Lighten Up For Summer

Everyone wants to conserve energy – whether it’s to avoid the rolling blackouts that plagued California this spring or simply to lower growing utility bills.

While a full-scale remodeling to improve energy efficiency may not be possible, most people can save money with a series of much smaller steps, reports The Early Show contributor Bob Vila.

For example, homes with south-facing exposures have the afternoon sun beating down on unprotected glass and this raises the temperature throughout the home. Planting shade trees or installing awnings on windows exposed to direct sunlight can save on your cooling bills.

Is the second floor of your home always hot? You might want to check out the attic. Improperly vented, the attic can reach temperatures of 130 degrees or more - and that heat can be transferred into your home's living spaces.

Even the colors you choose for your walls and furniture can have an effect. Dark shades have a tendency to trap heat. So this might be a good time to put a coat of lighter, brighter paint on the walls and bring out summer-colored slipcovers for the furniture.

The following are some more of Vila's steps to home energy conservation during the summer:
  • Clean the Air Conditioner: Clean the filter and straighten any fins (on the outside of the window) to improve efficiency. Outside, clear away yard debris for maximum efficiency.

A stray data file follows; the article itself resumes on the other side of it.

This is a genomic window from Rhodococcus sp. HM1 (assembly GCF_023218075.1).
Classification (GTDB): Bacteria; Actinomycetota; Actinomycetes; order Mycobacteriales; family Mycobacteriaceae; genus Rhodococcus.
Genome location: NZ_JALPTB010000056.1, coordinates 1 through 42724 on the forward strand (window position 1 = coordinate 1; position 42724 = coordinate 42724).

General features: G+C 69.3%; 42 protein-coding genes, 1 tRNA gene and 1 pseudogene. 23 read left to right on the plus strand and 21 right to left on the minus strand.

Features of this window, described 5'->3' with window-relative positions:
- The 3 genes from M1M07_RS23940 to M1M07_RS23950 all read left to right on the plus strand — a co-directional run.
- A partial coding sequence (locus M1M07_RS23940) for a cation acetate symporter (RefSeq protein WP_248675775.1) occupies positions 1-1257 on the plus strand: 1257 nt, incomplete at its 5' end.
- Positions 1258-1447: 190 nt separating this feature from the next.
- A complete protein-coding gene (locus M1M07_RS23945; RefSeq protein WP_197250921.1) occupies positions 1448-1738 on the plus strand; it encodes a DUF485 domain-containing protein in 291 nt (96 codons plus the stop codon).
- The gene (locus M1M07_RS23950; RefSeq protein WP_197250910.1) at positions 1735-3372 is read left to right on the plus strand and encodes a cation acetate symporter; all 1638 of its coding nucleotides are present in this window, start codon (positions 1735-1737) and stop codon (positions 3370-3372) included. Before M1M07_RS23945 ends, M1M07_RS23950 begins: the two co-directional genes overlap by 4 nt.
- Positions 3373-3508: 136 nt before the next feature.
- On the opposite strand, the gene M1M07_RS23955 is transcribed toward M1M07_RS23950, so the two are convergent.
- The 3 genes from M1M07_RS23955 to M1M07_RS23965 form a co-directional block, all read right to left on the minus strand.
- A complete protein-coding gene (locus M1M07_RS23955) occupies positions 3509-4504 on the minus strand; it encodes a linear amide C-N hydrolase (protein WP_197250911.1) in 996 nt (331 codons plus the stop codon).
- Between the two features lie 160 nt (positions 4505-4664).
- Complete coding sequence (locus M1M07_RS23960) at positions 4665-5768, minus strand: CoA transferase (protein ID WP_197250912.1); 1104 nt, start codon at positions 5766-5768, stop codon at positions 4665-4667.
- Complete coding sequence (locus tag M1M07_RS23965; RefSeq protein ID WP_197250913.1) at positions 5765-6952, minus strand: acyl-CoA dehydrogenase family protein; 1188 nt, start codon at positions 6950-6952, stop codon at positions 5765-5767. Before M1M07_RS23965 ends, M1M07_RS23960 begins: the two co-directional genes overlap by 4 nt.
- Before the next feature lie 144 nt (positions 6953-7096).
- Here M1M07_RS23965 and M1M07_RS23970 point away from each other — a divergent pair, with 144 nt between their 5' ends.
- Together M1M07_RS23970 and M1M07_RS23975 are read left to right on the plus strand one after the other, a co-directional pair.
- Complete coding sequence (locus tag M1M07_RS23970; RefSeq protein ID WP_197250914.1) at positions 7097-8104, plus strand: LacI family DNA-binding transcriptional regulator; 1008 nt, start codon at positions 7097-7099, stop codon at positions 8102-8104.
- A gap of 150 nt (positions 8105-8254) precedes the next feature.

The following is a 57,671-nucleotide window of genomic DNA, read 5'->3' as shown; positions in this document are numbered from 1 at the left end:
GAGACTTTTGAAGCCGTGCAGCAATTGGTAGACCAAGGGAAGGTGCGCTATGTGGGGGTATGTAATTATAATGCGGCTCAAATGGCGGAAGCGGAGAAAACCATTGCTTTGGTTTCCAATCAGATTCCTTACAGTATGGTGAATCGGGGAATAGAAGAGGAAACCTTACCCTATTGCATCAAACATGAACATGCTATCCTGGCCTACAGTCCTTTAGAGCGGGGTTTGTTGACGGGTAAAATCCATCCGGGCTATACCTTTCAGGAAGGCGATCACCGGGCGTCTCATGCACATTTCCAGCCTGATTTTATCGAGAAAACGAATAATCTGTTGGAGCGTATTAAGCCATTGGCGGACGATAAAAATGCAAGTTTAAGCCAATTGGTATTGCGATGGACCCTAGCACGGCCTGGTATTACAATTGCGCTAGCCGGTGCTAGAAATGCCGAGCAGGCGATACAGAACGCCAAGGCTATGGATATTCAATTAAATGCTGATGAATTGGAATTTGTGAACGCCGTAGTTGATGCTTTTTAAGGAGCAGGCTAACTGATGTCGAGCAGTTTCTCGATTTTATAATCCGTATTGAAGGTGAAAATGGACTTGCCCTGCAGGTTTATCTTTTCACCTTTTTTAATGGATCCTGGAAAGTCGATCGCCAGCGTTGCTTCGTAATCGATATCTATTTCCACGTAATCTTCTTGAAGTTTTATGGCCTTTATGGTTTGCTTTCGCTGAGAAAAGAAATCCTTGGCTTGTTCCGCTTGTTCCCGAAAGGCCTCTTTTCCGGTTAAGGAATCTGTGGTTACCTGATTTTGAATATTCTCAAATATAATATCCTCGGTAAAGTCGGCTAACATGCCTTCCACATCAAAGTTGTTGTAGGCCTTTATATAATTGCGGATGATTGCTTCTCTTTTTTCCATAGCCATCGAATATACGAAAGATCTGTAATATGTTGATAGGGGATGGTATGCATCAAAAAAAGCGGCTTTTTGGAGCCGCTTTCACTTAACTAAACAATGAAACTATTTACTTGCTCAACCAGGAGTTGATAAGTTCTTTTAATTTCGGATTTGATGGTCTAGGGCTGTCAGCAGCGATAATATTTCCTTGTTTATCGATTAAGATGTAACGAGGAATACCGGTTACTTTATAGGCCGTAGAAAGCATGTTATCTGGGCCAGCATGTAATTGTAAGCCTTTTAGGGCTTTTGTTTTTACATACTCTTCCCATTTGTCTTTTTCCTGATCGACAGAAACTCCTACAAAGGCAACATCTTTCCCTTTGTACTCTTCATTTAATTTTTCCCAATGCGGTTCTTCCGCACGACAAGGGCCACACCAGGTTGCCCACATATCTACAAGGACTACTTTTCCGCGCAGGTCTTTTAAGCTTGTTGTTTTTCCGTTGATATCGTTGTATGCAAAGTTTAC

• Block drafts by caulking and and sealing windows to keep cold in and heat out.

  • Use window films allow you to reduce the heat and glare that comes into your home through the windows. They also remove destructive ultraviolet rays, the rays most responsible for causing fading and sun damage.

  • In rooms that receive direct sunlight, add window blinds to reduce heat gain.


  • Use programmable thermostats cut your home utility bills - freeing money for other things. Increase your comfort-program A/C to turn on shortly before you arrive home instead of leaving in running all day.

  • Install ceiling fans, which can save up to 40 percent on summer cooling costs, and up to 10 percent on winter heating costs,depending on local climate conditions and energy rates. A ceiling fan cools by creating a "wind chill effect." It does not lower the room temperature.

  • Clean lamps, shades and light bulbs to make sure your lights operate most efficiently. Twenty percent of your home energy bill goes to lighting your home.


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  • CBSNews.com staff CBSNews.com staff

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